Cutting Edge Information recently published its "Pharmaceutical Sales Management" report, which included data on "eDetailing." Ed Silverman, a Wall Street Journal blogger, summarized the data in the report and stated "the average annual [per company] investment in electronic methods [of pharma sales interactions with physicians] is $1.96 million." Many pharma marketing professionals were skeptical of the $1.96 million number as I mentioned in a previous post (read "Pharma Spends What on eSales?"). It turns out that the confusion has to do with the terminology used. I used the term "eSales" as Twitter shorthand for "interactions ... using the Internet or mobile device to host webinars or interact with physicians by email," which is how Silverman described what Cutting Edge Information calls "eDetailing," which, as it turns out, may include only LIVE online activities such as virtual reps performing online informational sessions and linking field reps with doctors via webcams. That's a much more limited definition of "eDetailing" than is typical (see this definition). A better term for what Cutting Edge measured, IMHO, is "Virtual Detailing." The $1.6 million annual spend per company makes sense if we are talking only about virtual detailing. Posted March 21, 2014. More...

Slide 6:  PHARMA DTC ADVERTISING SPEND VS. TIME CONSUMERS SPEND IN VARIOUS MEDIA

I used Nielsen data for pharma direct-to-consumer (DTC) ad spending by medium to create this version of a Meeker chart that focused on all industries. It seems that pharma marketers spend WAY too much on print advertising and TV and not enough on Internet, radio, and mobile advertising; i.e., the same as all industries but much, much more skewed. But what seems to be a misalignment of advertising budgets may actually make sense if you consider the typical target demographic of the pharma industry -- older folk and mostly women. Obviously, the older you are the more likely you are to suffer from some medical condition for which pharma has a pill. And we all know that women are the caregivers and tend to visit the doctor much more often than do men. These same demographics tend to watch more TV -- especially nightly news programs and daytime talk shows -- and read more magazines. Hence, the focus of pharma advertising in these media. What about radio? Advertising on radio is a waste of time for the pharmaceutical industry, IMHO. Graphical imagery and video better convey the message of hope and branding that pharma marketers are aiming to get across. And mobile? I just don't know if mobile ads -- other than text messaging -- is mature enough to satisfy the needs of pharma marketers. The small screen of most mobile devices is also a problem, especially when you have to include all the necessary fair balance. Posted May 29, 2014. More...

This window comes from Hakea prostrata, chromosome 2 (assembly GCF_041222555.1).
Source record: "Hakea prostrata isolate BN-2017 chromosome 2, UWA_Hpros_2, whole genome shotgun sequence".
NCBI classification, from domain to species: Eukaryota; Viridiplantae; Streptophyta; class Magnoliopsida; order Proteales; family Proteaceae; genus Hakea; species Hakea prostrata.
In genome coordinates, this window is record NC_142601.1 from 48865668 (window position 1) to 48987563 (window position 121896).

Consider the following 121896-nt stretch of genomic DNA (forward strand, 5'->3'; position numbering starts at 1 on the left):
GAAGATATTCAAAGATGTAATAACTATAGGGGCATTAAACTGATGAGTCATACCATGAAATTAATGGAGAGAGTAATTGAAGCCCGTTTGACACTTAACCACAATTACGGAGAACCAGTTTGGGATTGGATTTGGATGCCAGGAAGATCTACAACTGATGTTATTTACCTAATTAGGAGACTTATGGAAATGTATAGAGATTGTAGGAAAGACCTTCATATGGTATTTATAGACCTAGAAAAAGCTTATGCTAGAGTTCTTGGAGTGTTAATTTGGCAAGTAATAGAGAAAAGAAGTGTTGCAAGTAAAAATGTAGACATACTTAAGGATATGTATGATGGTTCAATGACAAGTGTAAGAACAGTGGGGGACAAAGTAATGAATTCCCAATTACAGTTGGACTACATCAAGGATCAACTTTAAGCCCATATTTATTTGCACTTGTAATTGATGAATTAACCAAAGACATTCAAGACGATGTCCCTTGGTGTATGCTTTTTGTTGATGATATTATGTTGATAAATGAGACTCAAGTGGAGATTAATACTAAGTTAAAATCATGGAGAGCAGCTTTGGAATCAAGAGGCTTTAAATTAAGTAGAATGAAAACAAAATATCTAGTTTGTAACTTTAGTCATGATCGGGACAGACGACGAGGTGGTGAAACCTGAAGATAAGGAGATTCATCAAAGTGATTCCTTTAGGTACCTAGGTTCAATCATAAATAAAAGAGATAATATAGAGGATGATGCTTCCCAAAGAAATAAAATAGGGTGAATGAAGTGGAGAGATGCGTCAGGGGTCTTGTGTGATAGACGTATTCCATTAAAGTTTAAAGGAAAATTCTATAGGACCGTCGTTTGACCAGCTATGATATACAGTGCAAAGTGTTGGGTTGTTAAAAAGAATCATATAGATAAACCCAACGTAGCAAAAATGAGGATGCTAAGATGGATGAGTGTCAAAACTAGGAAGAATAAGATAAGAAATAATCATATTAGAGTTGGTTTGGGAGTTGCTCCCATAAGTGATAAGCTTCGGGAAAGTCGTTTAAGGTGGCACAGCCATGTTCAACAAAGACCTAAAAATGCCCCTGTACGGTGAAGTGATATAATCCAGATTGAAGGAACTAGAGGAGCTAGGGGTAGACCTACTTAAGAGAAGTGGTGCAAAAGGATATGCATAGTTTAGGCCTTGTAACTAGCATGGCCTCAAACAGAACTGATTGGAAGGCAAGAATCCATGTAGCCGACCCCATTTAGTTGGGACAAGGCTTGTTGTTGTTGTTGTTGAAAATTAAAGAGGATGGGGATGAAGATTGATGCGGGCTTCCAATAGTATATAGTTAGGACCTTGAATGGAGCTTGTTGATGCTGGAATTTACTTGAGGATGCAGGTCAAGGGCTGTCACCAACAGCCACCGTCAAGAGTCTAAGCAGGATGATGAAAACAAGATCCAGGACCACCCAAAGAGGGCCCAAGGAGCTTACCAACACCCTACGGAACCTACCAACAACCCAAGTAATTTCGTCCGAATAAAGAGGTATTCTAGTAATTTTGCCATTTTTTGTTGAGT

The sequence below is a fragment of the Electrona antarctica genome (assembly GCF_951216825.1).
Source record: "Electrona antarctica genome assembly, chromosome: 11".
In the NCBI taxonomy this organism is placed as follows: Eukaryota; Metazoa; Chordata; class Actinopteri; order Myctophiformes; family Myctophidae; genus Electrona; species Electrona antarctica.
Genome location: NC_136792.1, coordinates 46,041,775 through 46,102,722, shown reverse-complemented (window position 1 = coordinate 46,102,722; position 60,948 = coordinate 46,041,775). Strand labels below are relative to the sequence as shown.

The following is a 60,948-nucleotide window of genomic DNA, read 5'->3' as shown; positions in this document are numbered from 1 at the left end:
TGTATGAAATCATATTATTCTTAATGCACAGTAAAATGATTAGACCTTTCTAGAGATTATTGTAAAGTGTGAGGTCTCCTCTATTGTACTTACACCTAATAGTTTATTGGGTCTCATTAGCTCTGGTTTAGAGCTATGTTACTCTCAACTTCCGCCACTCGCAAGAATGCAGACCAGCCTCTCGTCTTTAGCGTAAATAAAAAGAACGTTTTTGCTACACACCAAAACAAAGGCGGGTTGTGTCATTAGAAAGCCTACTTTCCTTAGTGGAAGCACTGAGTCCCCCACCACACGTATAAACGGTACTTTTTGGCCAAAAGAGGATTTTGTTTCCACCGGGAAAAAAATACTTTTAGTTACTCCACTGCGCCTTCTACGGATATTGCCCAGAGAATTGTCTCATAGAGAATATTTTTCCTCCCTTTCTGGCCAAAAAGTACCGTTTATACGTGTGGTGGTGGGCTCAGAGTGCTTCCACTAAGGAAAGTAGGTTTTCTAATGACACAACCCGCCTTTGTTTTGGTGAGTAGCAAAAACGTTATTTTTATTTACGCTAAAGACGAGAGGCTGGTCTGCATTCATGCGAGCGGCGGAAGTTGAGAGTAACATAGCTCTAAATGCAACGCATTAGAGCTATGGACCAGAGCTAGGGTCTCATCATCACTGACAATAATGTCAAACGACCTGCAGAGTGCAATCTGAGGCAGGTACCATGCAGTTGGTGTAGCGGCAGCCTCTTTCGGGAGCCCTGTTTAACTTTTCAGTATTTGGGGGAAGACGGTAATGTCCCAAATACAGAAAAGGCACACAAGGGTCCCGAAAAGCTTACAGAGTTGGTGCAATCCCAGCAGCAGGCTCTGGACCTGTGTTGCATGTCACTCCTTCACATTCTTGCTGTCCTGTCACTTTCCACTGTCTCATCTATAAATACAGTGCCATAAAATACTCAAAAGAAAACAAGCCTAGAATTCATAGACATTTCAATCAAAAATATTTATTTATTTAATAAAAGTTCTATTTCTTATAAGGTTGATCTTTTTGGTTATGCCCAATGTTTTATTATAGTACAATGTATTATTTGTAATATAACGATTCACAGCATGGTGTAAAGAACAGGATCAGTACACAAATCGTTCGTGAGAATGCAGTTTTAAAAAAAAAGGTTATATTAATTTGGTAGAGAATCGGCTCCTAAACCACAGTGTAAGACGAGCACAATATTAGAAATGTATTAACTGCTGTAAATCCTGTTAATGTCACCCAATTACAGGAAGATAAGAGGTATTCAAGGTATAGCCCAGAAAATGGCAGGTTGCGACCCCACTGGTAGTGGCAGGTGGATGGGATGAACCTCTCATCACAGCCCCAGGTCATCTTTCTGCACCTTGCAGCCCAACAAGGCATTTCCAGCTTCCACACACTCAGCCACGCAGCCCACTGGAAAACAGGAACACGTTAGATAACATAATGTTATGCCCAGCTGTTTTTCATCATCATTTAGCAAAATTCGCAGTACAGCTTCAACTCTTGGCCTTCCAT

Slide 7: PROMOTIONAL SPENDING IN 2013 OF THE TOP 20 BIG PHARMA SPENDERS

Obviously, some companies spend a great deal on DTC (e.g. Pfizer), whereas others spend $0 or close to $0 on DTC. I’m sure that varies year to year and depends a lot upon the type of products being promoted and the life cycle stage they are in. This pie chart shows the overall allocation of the promotional spend of the 20 (by sales) pharma companies. According to CSD, the top 20 pharma companies spent a total of $14,784 Bn on traditional professional detailing, eDetailing, Direct-to-Consumer (DTC) advertising, professional meetings, and journal advertising. This does NOT include the cost of supplying drug samples. Obviously, some companies spend a great deal on DTC  (e.g. Pfizer), whereas others spend $0 or close to $0 on DTC. I'm sure that varies year to year and depends a lot upon the type of products being promoted and the life cycle stage they are in. How representative is this of the entire industry? I'm not sure, but I estimate these numbers represent about 80% of the total spend of ALL pharma companies. So, I'd say that the pie chart above reasonably accurately reflects the industry as a whole. What's immediately evident from the pie chart -- aside from the practically 0% spent on journals ads -- is the minuscule fraction spent on "eDetailing." 2% of the total is $217 million, which is only "minuscule" comparatively speaking. More important, however, is the fact that this percentage has not changed since I've been keeping track of eDetailing despite the 20 to 30% decrease in the number of live sales reps. Posted May 16, 2014. More...